- Personal use belongings acquired for up to $10,000, such as boats, furniture, electrical device, etc., which are for personal use. Items generally bought as a hard and fast must be handled together for the $10,000 limit.
- Capital loss crafted from a private use asset. (S108-20(1) ITAA1997 … any capital loss crafted from a private use asset is disregarded)
- Collectables acquired for up to $500, along with art, jewellery, stamps, etc., held for private enjoyment. Items normally sold as a hard and fast must be dealt with as a hard and fast for the $500 limit. If collectables sometimes rise in cost, then this exemption may be a bonus to a taxpayer gathering small items.
- Cars and other small motor motors which includes motorcycles ("small" being a sporting capacity less than 1 tonne and much less than nine passengers). Since cars normally decline in price, this exemption is genuinely a disadvantage. But the exemption applies even to antique or collectible automobiles, so if they upward push in fee, then the exemption is a bonus.
- Compensation for an occupational injury, or private injury or illness of oneself or a relative. (However, reimbursement for breach of agreement is issue to CGT.)
- Life insurance policies surrendered or offered via the original holder. Such profits are as a substitute taxed as everyday profits (whilst held for much less than ten years). A third birthday celebration who buys the sort of policy will be a challenge to CGT as on a normal investment.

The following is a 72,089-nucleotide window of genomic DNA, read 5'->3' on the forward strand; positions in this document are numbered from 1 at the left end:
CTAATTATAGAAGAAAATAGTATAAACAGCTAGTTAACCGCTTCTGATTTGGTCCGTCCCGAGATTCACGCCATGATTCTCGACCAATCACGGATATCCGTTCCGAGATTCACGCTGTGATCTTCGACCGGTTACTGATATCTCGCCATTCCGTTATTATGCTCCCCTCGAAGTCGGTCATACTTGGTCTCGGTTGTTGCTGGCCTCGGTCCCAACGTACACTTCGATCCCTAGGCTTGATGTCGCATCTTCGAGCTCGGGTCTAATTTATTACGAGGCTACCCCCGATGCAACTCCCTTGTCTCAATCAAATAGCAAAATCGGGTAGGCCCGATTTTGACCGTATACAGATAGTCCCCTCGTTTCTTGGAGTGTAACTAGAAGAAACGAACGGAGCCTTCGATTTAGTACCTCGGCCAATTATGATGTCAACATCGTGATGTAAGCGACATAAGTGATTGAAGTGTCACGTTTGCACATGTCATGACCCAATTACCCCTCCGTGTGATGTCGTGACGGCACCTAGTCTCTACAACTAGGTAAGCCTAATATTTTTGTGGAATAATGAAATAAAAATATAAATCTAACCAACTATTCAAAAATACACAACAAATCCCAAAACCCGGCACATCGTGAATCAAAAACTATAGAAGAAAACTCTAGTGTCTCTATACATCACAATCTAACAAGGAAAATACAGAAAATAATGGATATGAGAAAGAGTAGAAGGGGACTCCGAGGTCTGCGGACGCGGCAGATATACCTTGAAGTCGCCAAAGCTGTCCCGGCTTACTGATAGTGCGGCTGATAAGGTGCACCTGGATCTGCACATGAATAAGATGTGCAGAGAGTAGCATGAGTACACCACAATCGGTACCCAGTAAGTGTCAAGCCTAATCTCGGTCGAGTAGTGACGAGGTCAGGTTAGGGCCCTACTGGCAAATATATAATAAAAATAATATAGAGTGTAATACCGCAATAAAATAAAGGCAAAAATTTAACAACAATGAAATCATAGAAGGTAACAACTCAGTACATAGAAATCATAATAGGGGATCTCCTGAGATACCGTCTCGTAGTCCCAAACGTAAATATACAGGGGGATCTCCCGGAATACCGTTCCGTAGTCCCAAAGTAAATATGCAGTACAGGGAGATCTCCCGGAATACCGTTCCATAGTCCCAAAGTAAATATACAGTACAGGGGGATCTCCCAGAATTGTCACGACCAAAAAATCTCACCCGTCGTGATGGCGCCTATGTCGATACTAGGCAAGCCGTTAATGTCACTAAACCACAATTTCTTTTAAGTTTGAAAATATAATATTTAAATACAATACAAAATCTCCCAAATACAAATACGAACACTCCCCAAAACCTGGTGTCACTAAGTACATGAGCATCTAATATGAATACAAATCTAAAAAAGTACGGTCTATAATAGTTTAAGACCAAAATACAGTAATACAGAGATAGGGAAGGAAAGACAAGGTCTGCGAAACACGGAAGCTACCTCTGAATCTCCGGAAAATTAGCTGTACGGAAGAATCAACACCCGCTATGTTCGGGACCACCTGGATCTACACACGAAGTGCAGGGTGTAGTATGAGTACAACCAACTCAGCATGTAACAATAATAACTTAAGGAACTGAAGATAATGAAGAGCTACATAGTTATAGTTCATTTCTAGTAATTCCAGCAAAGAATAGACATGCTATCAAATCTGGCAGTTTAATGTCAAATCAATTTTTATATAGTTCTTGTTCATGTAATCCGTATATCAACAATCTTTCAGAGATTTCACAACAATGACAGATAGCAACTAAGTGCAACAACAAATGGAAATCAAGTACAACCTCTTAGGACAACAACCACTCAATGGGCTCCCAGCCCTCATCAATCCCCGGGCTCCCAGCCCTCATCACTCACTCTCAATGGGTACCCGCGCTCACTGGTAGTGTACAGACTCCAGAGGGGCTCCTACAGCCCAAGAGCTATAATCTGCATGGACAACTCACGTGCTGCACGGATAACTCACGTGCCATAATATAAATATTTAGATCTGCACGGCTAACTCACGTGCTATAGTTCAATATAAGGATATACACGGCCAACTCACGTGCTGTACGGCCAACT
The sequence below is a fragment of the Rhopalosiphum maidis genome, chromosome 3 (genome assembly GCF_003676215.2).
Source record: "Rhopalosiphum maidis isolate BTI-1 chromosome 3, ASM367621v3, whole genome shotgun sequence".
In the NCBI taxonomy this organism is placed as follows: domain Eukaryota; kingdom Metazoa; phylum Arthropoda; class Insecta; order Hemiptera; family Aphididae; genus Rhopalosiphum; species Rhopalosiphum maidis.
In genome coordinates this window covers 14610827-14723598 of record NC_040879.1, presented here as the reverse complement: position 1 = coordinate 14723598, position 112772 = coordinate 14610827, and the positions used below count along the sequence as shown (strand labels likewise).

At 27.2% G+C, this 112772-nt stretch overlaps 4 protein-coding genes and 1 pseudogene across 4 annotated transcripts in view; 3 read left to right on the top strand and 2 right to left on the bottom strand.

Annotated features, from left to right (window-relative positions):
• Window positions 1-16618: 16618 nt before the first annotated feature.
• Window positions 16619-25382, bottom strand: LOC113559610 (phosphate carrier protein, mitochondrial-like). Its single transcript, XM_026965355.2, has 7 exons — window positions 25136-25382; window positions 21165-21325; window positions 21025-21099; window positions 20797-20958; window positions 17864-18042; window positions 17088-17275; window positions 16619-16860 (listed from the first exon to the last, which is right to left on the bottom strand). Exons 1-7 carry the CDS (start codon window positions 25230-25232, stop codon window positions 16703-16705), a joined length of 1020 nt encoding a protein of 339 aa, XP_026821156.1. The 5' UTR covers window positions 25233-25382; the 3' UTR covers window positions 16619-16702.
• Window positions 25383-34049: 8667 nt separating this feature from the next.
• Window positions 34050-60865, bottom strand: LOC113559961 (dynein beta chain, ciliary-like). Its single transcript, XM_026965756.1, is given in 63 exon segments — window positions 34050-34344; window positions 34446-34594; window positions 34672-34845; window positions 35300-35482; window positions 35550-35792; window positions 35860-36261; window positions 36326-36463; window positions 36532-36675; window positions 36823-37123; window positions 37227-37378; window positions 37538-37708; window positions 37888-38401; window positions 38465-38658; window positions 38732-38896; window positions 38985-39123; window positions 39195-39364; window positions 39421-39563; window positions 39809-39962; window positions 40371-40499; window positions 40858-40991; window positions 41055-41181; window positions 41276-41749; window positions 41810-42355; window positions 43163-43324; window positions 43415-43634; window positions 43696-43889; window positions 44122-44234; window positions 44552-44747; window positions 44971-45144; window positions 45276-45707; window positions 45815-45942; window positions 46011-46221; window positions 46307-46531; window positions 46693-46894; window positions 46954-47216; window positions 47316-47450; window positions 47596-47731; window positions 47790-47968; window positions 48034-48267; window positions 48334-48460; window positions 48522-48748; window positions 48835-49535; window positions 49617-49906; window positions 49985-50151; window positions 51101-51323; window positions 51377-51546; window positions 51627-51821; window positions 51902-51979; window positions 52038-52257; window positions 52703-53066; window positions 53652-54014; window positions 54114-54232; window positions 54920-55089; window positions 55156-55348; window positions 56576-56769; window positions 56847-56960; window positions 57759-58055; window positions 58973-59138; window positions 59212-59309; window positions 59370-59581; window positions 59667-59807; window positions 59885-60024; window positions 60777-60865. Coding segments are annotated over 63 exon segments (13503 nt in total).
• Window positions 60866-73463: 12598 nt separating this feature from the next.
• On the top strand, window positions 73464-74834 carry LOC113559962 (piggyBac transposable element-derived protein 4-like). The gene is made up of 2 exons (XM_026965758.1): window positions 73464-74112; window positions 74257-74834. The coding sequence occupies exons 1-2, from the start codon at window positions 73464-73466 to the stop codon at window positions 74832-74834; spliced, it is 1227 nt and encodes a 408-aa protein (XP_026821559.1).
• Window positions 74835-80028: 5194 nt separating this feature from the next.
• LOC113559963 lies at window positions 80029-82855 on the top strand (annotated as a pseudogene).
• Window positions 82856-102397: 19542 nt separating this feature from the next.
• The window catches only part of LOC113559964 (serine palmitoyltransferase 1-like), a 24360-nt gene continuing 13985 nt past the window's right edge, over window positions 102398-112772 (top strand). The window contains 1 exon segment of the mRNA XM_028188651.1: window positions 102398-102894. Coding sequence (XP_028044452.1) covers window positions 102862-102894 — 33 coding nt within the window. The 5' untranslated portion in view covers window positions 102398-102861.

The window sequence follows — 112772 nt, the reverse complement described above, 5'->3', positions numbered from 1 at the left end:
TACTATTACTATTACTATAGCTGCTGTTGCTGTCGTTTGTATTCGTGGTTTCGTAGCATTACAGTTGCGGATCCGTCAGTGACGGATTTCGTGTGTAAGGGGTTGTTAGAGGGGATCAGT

- Winnings or losses from gambling (which might be additionally free of earnings tax).
- Bonds and notes bought at a discount (including zero-coupon bonds) and "traditional securities" (sure hobby bearing notes convertible to shares). Gains and losses from those are regular taxable profits.
- Medals and decorations for bravery and valour, provided they're acquired for no (financial) cost.
- Shares in a pooled development fund that is a unique structure with regulations facilitating challenge financing. Certain different eligible venture capital investments are also exempt from CGT.
Tips to Maximise Your Tax Return
Know what to claim
If you run a home office for work or study purposes, familiarise yourself with the items that may be tax-deductible including office furniture, stationery, technology, software and a portion of utilities, phone bills, insurances and charitable donations. If you're unsure, browse the Australian Tax Office website.
Get an expert opinion.